GCP Spotlight: Dr. Elad Granot, Dean of John Carroll University’s Boler College of Business
By Laura DeMarco
Dr. Elad Granot has been a venture capitalist, professor, consultant, CMO of KPMG in Tel Aviv, CEO of a large media production company, sales manager for an international company and an officer in the Israel Defense Forces. But he currently holds the role he is most passionate about, Dean of John Carroll University’s Boler College of Business, a position he accepted in 2022 after more than two decades at Rider, Ashland and Cleveland State universities.
In this position, Dr. Granot strives to make an impact on both his students’ lives and the regional ecosystem. He is truly All in for his John Carroll community — and Cleveland.
Dr. Granot recently took some time to sit down with Greater Cleveland Partnership to discuss the integral role of business colleges in the ecosystem, the major challenges facing future business leaders, sustainability, innovation and why the “tight knit” city of Cleveland is moving forward with a new generation of leaders — and possibilities.
Did you always want to teach business?
Following my military service in the Israeli Defense Forces, my entire career has been in international business. I’ve worked for large multinationals. I’ve advised start-ups and medium sized companies. I work alongside venture capital firms.
I never had any intention to go into higher education. That changed when I had an opportunity to speak in an MBA class that a colleague was teaching. I loved it.
Years later, I entered the University of Massachusetts doctoral program with every intention of going back to business when I was done, but certainly still no intention of full time academia. But there are requirements to teach classes. And I found myself yet again teaching. And again, the sheer joy of that experience surfaced to the point where I pivoted and decided that I will go into higher education. I was fortunate enough to have a number of offers. One of them was from Cleveland State University.
Jumping forward to your move to John Carroll, what made that appealing?
I’ve had great respect for the business college for my entire time that I’ve been aware of it. I consider it the premier business school in Northeast Ohio and for multiple reasons: its accreditation level, its accomplishments, its alumni base, the outcomes for of the students coming out of Boler.
In previous institutions, I when I laid out the strategy, I specifically said that the Boler College of Business should be our roadmap. This is what we’re trying to emulate. … When I became aware of a vacancy at Boler, I had to apply.
A university is a unique member of a community. They have a business, a thing that they do, which is educate people, but they also play a role in the community. How does Boler see its role in the Cleveland community?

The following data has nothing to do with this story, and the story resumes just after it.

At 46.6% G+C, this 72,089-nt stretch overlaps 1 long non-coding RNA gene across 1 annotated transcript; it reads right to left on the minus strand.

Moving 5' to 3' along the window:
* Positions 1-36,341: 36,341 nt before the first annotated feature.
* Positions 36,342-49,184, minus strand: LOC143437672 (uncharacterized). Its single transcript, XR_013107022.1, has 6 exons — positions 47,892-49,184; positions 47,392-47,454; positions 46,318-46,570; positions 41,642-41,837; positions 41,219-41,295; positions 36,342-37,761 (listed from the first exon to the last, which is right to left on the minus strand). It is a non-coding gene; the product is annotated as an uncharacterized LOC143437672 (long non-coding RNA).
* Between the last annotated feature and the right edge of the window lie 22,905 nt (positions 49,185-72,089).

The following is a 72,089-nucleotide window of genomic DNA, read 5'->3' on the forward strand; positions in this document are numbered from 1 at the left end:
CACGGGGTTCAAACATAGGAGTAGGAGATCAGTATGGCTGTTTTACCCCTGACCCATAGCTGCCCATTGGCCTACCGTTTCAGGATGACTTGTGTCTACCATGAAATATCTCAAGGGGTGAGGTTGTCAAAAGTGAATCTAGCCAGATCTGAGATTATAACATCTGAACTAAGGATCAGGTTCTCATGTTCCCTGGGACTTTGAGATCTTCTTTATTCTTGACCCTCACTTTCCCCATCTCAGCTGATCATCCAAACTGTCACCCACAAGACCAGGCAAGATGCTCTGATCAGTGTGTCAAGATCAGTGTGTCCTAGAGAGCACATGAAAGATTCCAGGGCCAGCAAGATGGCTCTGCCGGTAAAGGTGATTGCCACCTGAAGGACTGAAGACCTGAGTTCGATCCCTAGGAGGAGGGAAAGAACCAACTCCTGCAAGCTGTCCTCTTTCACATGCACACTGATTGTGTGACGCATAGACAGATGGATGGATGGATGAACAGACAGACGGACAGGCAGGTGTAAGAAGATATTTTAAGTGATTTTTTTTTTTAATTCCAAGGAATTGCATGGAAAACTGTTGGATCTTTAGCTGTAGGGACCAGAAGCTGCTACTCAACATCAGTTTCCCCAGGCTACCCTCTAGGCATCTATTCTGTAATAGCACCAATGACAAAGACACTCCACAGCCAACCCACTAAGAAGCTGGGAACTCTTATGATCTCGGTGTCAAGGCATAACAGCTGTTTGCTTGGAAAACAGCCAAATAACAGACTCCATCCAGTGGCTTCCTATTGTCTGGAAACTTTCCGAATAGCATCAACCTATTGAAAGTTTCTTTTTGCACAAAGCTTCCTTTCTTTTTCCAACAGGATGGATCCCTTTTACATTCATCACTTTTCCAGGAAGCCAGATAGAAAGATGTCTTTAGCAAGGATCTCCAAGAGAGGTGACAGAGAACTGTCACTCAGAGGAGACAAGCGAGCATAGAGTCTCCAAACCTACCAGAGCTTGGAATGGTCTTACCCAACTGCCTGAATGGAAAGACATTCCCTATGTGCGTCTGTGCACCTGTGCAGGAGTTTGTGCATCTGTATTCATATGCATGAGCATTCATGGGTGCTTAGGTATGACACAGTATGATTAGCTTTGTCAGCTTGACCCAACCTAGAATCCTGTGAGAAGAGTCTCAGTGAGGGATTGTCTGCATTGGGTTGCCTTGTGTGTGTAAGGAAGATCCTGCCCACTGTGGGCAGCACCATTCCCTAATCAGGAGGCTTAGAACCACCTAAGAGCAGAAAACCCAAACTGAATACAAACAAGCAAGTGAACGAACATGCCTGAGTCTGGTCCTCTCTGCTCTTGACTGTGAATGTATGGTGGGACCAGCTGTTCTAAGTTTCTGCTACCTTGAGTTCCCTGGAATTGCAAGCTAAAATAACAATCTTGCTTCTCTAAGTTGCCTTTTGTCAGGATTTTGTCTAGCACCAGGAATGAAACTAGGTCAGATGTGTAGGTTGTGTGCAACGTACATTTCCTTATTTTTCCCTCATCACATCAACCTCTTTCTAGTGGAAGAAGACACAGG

The role of any business school is to be a foundational partner in its ecosystem. It has to be.
Institutions of higher education are incredibly important, and business schools in particular are charged with pumping talent into their ecosystems.
That’s what Boler is here to do. There’s no other function in any ecosystem that is charged with that. If you look if you look at government, they don’t generate talent. If you look at industry, it definitely it doesn’t do that. It consumes talent. The only function in an ecosystem that does that, and is charged with that as its mission, is higher education. And specifically for me and for Boler, that is business schools. We are foundational members of the ecosystem that we serve.
You mentioned earlier you use Boler as a roadmap. What were they were doing right before you got there — and how have you built upon that?
What Boler has always done right is insist on two things that are foundational to the university and to the college. One is constantly pursuing the highest levels of academic content and education at the highest level with no compromises and constantly increasing that. The second is and closely related to its Jesuit mission, and that is serving the community. What we’ve done since we started working together is take that as a core and really start to identify who we are.
If we realize that we are foundational members of the ecosystem, then what do we want to be known for? We came up with what evolved as “The Boler Effect.” We aspire to have an ecosystem that’s comprised of five things:
First is ecosystem impact … we are focused on having an impact on our ecosystem that goes beyond societal impact, which is critically important.
The second thing is “learning by doing.” We’re a business school, not some theoretical ivory tower institution. We teach applied skills. And so we give our students opportunities for practicing their skills.
The third is we’re focusing on internationalizing the curriculum. The reason for that should be obvious. It’s a global marketplace.